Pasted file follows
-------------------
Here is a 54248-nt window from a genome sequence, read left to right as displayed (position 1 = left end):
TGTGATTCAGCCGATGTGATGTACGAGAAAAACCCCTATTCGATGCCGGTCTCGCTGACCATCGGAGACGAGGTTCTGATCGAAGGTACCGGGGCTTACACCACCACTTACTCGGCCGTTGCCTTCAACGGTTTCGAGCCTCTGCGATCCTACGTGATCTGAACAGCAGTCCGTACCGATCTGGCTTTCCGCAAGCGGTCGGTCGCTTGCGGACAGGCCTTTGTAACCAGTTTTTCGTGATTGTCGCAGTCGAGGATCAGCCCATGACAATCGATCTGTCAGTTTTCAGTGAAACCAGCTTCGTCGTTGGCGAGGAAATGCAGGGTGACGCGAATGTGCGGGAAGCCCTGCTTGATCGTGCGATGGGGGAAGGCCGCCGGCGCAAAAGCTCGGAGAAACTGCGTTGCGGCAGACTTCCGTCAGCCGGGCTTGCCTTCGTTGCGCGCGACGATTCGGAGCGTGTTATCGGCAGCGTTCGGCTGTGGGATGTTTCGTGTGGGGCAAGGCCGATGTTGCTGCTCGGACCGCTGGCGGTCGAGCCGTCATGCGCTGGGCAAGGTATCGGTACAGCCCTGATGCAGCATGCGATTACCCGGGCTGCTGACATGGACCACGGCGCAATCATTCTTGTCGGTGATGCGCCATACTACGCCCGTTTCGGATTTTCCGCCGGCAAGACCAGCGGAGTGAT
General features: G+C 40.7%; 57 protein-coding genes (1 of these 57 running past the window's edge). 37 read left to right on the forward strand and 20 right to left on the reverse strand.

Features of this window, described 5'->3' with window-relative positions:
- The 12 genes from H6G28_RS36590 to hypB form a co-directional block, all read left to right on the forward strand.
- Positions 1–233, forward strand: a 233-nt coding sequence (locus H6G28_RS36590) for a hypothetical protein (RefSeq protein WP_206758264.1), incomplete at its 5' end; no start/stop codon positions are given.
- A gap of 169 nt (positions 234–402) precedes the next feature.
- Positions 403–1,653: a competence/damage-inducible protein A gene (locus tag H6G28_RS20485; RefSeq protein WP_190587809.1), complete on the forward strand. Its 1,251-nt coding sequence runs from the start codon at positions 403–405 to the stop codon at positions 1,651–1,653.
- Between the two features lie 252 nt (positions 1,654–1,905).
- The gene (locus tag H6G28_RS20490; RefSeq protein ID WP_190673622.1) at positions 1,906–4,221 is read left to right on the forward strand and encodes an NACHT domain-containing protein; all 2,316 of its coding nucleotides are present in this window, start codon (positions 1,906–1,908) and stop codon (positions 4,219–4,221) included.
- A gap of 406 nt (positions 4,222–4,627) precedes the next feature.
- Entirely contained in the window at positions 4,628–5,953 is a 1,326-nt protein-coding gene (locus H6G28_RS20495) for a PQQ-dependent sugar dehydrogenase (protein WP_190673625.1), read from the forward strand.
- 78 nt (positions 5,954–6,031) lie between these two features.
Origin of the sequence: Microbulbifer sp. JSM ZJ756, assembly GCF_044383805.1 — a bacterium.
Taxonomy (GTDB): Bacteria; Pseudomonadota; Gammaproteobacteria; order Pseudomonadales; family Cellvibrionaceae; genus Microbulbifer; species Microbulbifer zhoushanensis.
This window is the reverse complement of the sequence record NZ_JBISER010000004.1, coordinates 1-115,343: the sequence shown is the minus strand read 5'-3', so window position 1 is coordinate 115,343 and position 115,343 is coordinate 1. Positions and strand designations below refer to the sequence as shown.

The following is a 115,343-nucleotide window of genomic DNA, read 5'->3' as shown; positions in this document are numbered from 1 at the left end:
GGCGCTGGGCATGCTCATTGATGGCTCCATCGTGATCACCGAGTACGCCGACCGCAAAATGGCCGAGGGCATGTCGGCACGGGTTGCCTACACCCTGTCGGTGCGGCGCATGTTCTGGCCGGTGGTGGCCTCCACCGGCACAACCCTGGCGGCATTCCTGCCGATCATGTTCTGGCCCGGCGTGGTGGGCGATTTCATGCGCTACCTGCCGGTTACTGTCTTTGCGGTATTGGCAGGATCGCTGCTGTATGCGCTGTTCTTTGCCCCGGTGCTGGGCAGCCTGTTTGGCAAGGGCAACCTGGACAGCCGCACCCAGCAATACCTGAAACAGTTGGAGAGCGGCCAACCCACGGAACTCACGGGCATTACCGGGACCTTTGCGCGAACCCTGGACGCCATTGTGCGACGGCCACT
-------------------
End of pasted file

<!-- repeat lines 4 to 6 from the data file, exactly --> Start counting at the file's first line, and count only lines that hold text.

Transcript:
Features of this window, described 5'->3' with window-relative positions:
- The 12 genes from H6G28_RS36590 to hypB form a co-directional block, all read left to right on the forward strand.
- Positions 1–233, forward strand: a 233-nt coding sequence (locus H6G28_RS36590) for a hypothetical protein (RefSeq protein WP_206758264.1), incomplete at its 5' end; no start/stop codon positions are given.